Beyond this, there is a sudden glut in low-quality, and even poor-to-middling-quality wine, all over the world. The producers of gros rouge here in the French deep south are being undersold by the Italians and Spanish and by their particular bête noir ­ blended "wine from several EU countries".

The grapes of wrath are already fermenting dangerously. Last week, 5,000 wine producers from Languedoc ­ the source of 70 per cent of all French wine ­ ran riot on the A9 Avignon-Perpignan motorway, smashing toll booths, overturning police cars and injuring policemen. This was the third demonstration in seven months and the most violent. On Tuesday, a delegation of the wine-growers will meet the French Agriculture Minister, Jean Glavany, who is already besieged by foot-and-mouth and BSE problems in northern and western France.

The standard image of the smaller Languedoc wine growers is of agricultural dinosaurs, unwilling to accept that the traditional bulk market for rotgut red is dead. In fact, many of the remaining small Languedoc growers are younger men who have already made efforts to adapt to the changing market.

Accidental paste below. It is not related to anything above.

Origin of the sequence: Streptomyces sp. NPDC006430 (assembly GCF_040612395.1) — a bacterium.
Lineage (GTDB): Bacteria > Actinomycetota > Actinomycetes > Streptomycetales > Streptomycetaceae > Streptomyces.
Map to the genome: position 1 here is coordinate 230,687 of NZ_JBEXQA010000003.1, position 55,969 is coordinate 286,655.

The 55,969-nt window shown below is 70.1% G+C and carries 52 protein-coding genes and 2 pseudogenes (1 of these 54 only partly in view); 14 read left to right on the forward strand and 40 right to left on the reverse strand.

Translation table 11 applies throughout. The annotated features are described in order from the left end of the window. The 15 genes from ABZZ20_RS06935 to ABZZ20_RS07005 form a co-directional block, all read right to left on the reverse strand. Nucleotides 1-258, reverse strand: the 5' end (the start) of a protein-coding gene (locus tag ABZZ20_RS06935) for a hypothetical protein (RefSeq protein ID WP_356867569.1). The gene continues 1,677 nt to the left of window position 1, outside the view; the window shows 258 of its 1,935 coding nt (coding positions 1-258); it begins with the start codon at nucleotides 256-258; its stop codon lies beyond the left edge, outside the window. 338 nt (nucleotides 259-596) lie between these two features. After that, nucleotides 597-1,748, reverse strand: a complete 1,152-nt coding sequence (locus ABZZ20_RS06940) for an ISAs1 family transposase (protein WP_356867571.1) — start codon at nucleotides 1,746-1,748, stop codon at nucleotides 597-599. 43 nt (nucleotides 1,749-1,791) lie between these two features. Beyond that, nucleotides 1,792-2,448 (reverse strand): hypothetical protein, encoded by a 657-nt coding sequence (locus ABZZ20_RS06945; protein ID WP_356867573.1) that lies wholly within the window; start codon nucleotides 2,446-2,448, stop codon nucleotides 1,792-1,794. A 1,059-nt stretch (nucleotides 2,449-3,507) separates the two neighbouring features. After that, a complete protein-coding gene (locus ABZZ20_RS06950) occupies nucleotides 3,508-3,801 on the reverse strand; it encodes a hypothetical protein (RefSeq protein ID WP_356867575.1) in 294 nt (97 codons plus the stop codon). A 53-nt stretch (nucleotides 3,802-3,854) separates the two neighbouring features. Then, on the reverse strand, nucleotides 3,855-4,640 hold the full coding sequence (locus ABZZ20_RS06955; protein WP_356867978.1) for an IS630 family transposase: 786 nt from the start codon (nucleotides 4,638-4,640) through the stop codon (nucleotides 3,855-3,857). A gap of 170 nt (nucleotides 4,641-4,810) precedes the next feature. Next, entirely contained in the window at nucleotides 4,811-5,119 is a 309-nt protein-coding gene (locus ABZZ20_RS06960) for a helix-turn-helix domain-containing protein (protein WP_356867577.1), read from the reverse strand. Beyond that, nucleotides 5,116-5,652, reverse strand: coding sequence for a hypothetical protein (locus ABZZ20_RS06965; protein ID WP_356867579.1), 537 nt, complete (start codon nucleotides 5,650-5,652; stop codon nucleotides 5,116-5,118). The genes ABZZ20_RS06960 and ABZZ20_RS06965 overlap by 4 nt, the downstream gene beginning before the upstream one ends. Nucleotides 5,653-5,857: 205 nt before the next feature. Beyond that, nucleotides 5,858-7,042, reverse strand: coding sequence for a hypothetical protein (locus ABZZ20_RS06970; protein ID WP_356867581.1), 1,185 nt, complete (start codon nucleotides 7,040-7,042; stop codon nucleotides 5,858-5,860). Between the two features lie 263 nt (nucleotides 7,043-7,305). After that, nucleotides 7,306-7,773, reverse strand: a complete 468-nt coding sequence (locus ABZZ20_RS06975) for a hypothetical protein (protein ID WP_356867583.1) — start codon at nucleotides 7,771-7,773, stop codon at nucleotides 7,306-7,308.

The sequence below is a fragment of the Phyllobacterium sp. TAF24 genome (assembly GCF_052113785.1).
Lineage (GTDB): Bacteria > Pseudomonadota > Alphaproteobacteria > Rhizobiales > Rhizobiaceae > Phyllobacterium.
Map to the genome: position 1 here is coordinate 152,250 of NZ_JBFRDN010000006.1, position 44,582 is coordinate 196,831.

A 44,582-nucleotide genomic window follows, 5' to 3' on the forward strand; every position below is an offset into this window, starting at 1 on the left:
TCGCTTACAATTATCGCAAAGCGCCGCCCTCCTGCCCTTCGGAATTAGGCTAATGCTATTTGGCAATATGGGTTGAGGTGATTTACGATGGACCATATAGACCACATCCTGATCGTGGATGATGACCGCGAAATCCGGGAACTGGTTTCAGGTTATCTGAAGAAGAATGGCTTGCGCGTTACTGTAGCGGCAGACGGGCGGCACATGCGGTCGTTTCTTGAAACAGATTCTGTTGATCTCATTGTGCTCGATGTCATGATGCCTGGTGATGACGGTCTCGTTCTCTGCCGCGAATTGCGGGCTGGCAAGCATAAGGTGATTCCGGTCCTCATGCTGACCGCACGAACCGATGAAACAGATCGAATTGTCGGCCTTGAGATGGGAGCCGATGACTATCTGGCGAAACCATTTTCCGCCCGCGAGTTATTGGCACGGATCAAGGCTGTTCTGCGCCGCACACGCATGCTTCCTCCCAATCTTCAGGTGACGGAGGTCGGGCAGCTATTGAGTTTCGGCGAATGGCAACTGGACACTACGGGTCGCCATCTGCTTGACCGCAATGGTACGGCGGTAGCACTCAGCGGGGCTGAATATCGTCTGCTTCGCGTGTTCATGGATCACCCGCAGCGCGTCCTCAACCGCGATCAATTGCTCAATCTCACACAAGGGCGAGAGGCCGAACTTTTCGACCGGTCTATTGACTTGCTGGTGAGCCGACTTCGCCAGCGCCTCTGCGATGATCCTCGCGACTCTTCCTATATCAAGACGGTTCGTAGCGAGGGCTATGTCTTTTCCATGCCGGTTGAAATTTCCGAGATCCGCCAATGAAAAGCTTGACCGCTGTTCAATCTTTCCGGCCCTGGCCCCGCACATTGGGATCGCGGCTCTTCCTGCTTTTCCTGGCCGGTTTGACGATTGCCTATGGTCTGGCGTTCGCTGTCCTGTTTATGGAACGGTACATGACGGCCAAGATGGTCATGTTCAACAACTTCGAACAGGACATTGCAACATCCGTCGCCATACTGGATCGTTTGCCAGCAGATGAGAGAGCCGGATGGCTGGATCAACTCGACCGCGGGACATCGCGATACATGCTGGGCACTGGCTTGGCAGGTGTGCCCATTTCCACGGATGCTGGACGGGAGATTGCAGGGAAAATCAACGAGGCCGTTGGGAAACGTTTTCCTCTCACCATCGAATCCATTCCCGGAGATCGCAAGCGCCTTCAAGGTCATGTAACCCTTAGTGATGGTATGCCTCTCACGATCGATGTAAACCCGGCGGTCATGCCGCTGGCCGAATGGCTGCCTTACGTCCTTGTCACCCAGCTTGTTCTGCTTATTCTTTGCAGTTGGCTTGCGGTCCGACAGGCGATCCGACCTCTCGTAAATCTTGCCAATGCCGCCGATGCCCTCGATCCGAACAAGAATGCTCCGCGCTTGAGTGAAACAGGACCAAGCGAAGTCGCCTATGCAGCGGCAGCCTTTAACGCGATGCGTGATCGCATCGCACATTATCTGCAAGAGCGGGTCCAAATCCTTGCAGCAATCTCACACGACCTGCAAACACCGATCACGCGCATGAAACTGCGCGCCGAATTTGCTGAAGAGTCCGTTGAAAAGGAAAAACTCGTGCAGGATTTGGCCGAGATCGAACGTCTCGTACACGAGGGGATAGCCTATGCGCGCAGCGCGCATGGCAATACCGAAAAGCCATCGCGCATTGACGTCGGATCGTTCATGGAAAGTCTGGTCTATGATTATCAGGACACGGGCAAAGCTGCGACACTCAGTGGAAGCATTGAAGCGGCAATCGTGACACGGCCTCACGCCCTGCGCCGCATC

Fabrice Loussel is 28. He wears jeans and a casual shirt. His hair is shaven fashionably short. He is married with two small children, he plays in the back row of the local third division rugby team. Two years ago, he became the sixth generation of his family to take over the 40 acres of vineyards north of the small town of Pézenas.

"With prices as they are, I am barely making enough money to pay off my loans," he said. "My wife works in the supermarket. Otherwise, we wouldn't survive. But these are my vineyards, my vines, my hills. That is where I work. Who would want to give all that up? This may not be the best wine in the world but it can be made much better and even the supposedly poor stuff has some use. I am prepared to fight because I believe in the future of wine growing in Languedoc." Half of Mr Loussel's vines produce wine for the bulk-red market.